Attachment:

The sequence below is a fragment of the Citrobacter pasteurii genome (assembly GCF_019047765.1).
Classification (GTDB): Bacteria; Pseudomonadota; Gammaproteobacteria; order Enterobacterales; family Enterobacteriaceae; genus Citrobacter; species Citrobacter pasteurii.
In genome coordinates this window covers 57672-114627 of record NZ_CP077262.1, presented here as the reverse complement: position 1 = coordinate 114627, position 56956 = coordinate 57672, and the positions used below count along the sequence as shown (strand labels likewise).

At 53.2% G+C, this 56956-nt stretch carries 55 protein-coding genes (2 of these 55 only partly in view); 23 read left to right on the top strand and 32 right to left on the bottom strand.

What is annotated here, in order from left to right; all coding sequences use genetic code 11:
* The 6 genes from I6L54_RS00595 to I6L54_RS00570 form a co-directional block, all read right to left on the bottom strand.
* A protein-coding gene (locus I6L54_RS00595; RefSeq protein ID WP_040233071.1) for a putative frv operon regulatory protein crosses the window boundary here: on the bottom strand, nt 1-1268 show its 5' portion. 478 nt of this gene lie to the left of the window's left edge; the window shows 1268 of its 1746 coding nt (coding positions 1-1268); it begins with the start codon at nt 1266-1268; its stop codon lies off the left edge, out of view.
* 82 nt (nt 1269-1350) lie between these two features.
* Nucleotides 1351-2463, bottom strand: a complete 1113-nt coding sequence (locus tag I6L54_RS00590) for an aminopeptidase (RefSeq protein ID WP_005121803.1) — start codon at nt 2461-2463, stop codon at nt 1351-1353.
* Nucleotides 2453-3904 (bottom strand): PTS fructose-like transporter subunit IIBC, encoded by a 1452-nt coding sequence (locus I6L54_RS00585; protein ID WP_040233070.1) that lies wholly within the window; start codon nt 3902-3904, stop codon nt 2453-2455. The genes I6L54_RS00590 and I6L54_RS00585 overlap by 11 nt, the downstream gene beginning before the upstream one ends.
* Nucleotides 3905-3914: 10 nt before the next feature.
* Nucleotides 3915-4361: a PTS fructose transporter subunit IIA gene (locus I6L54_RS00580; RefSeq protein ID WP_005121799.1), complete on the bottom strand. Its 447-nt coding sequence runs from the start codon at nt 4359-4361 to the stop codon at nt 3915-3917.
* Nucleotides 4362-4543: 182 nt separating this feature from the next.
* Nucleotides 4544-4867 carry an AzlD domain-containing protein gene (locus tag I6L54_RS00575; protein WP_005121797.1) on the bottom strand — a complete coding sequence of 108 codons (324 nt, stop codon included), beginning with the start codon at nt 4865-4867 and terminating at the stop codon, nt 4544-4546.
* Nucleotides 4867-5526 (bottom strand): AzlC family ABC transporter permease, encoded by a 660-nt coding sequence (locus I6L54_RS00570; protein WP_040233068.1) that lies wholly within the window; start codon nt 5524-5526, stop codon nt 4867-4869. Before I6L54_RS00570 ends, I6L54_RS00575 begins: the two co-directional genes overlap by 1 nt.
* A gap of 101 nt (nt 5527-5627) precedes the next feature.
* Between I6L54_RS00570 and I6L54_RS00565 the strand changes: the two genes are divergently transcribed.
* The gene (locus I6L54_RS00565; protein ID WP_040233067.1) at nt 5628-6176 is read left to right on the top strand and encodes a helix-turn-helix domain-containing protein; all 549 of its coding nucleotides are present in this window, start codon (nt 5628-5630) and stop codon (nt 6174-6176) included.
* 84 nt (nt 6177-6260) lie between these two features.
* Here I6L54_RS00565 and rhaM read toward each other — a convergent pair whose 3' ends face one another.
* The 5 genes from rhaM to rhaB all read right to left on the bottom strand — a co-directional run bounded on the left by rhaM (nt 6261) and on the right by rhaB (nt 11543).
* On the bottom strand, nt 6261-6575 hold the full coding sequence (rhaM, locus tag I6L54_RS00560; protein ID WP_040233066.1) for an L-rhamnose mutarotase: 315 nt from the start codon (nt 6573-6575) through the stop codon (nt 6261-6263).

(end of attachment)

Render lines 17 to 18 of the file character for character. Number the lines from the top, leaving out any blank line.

* Between I6L54_RS00570 and I6L54_RS00565 the strand changes: the two genes are divergently transcribed.
* The gene (locus I6L54_RS00565; protein ID WP_040233067.1) at nt 5628-6176 is read left to right on the top strand and encodes a helix-turn-helix domain-containing protein; all 549 of its coding nucleotides are present in this window, start codon (nt 5628-5630) and stop codon (nt 6174-6176) included.